Storing food in the case of a disaster is a necessary part of preparedness. However, it is always an ominous task to begin, especially if you have little knowledge which foods have the longest self-life and how to store them properly. But, have no fear! We have compiled a list of tips and tricks for you to begin stocking up and storing today!

What to Buy

The foods below have a shelf life of more than 20 years. When beginning your food storage prep, these foods will be a good base:

  • Wheat
  • White Rice
  • Corn
  • Sugar
  • Pinto Beans
  • Rolled Oats
  • Pasta
  • Dehydrated carrots


How Much to Buy

A good estimation, for example, would be 25lbs of wheat, white rice, corn and other grains for one adult per month. For dry beans, 5lbs will last one adult for one month.

Storing Your Food

The ideal storage temperature for long-term storage is 75 degrees Fahrenheit, or lower if possible. If the area does get hotter, be sure to rotate products to maintain quality. Keep the food in a dry area raised off the floor to allow for proper air circulation. It is also best to store items in a dark area, as light can make food go bad faster. Since most of these requirements fit either a basement or attic, be sure to protect your food from rodents and insects by storing things in foil pouches and airtight plastic bottles and bins.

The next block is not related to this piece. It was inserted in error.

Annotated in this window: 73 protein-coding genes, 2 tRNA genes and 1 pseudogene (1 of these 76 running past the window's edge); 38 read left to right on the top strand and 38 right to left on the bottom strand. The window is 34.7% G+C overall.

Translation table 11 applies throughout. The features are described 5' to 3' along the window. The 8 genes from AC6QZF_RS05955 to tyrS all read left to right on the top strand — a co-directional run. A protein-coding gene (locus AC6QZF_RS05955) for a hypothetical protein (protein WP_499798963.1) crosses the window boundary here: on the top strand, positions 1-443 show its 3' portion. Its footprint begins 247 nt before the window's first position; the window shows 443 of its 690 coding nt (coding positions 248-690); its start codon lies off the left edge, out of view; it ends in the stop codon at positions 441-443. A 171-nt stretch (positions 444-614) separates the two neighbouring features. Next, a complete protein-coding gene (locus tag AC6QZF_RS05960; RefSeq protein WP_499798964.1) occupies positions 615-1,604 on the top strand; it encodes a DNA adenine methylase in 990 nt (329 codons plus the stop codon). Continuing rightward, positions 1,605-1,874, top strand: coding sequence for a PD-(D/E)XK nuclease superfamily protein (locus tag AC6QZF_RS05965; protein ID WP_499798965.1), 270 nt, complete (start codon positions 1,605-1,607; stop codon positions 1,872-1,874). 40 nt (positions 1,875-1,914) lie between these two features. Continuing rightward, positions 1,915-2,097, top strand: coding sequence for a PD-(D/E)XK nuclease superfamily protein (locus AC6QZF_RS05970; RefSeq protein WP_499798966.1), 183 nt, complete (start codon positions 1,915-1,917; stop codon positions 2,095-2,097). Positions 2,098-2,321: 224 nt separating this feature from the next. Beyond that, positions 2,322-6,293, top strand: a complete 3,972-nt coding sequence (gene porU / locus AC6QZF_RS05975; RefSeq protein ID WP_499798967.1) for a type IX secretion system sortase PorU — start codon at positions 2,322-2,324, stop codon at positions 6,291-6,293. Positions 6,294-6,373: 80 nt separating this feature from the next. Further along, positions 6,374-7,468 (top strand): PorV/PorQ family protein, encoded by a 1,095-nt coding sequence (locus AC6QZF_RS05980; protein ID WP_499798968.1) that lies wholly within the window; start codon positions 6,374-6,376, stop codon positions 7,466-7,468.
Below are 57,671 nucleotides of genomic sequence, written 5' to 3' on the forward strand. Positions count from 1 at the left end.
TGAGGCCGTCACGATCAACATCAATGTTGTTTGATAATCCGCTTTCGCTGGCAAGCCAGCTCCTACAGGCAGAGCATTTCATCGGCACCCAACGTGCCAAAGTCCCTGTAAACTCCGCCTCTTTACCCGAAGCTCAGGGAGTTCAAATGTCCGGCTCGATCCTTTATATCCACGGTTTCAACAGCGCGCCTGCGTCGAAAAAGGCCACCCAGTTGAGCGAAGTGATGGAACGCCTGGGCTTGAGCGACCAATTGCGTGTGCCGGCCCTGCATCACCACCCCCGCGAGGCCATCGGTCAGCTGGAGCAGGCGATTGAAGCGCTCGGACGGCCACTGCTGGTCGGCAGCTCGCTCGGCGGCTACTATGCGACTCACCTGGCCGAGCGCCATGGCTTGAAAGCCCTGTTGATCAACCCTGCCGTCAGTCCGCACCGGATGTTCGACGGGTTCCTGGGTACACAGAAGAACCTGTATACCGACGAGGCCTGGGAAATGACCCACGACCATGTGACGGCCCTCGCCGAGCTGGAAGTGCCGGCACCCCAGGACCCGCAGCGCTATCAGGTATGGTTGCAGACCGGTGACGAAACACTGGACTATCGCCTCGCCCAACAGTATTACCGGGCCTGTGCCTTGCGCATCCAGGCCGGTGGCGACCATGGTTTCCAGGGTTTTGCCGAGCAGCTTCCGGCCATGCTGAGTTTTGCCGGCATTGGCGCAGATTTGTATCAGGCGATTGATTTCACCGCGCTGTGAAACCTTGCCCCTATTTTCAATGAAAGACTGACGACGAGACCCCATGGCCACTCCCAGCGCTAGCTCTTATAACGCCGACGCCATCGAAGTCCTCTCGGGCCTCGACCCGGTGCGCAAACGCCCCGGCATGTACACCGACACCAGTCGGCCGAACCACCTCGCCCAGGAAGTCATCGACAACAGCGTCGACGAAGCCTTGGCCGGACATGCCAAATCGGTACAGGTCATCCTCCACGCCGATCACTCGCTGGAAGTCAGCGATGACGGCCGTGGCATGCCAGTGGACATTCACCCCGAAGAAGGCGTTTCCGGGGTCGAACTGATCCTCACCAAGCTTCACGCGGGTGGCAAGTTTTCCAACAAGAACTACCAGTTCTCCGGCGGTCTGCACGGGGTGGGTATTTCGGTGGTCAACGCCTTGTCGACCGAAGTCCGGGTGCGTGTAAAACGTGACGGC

• The best practice for food storage is to put the oldest food in the most easily accessible location and put newer food in a more difficult to reach spot. That way you ensure that food does not have a chance to go bad before you eat it
  • A good moto to live by when storing food is eat what you store and store what you eat. If you are eating your stored food every now and again it will force you to inspect your food.
  • Another benefit of rotation and eating your stored food is that it teaches you to cook using different ingredients you are used to, such as dehydrated vegetables.

Come join us at Reams for our case lot sale this week and stock up on some products perfect for long term storage.